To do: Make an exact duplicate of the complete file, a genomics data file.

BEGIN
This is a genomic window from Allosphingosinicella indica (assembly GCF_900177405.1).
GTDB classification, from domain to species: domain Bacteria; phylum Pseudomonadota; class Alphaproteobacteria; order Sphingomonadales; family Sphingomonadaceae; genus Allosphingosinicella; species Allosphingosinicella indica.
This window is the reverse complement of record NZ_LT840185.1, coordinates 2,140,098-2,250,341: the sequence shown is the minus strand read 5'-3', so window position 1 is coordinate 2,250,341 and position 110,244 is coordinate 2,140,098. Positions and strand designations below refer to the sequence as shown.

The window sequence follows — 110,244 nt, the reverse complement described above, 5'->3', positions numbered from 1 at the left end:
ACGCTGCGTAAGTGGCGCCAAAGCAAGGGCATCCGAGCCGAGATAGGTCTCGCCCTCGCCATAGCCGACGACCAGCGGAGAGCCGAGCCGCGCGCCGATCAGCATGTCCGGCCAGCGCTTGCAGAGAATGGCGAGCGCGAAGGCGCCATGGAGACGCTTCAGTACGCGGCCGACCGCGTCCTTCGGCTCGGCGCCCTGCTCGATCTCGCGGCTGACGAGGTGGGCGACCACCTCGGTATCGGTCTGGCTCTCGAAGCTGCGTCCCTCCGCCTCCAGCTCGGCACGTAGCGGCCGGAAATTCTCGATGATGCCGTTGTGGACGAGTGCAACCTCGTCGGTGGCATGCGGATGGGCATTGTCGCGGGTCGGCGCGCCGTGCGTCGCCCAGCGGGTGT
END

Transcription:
This is a genomic window from Allosphingosinicella indica (assembly GCF_900177405.1).
GTDB classification, from domain to species: domain Bacteria; phylum Pseudomonadota; class Alphaproteobacteria; order Sphingomonadales; family Sphingomonadaceae; genus Allosphingosinicella; species Allosphingosinicella indica.
This window is the reverse complement of record NZ_LT840185.1, coordinates 2,140,098-2,250,341: the sequence shown is the minus strand read 5'-3', so window position 1 is coordinate 2,250,341 and position 110,244 is coordinate 2,140,098. Positions and strand designations below refer to the sequence as shown.

The window sequence follows — 110,244 nt, the reverse complement described above, 5'->3', positions numbered from 1 at the left end:
ACGCTGCGTAAGTGGCGCCAAAGCAAGGGCATCCGAGCCGAGATAGGTCTCGCCCTCGCCATAGCCGACGACCAGCGGAGAGCCGAGCCGCGCGCCGATCAGCATGTCCGGCCAGCGCTTGCAGAGAATGGCGAGCGCGAAGGCGCCATGGAGACGCTTCAGTACGCGGCCGACCGCGTCCTTCGGCTCGGCGCCCTGCTCGATCTCGCGGCTGACGAGGTGGGCGACCACCTCGGTATCGGTCTGGCTCTCGAAGCTGCGTCCCTCCGCCTCCAGCTCGGCACGTAGCGGCCGGAAATTCTCGATGATGCCGTTGTGGACGAGTGCAACCTCGTCGGTGGCATGCGGATGGGCATTGTCGCGGGTCGGCGCGCCGTGCGTCGCCCAGCGGGTGT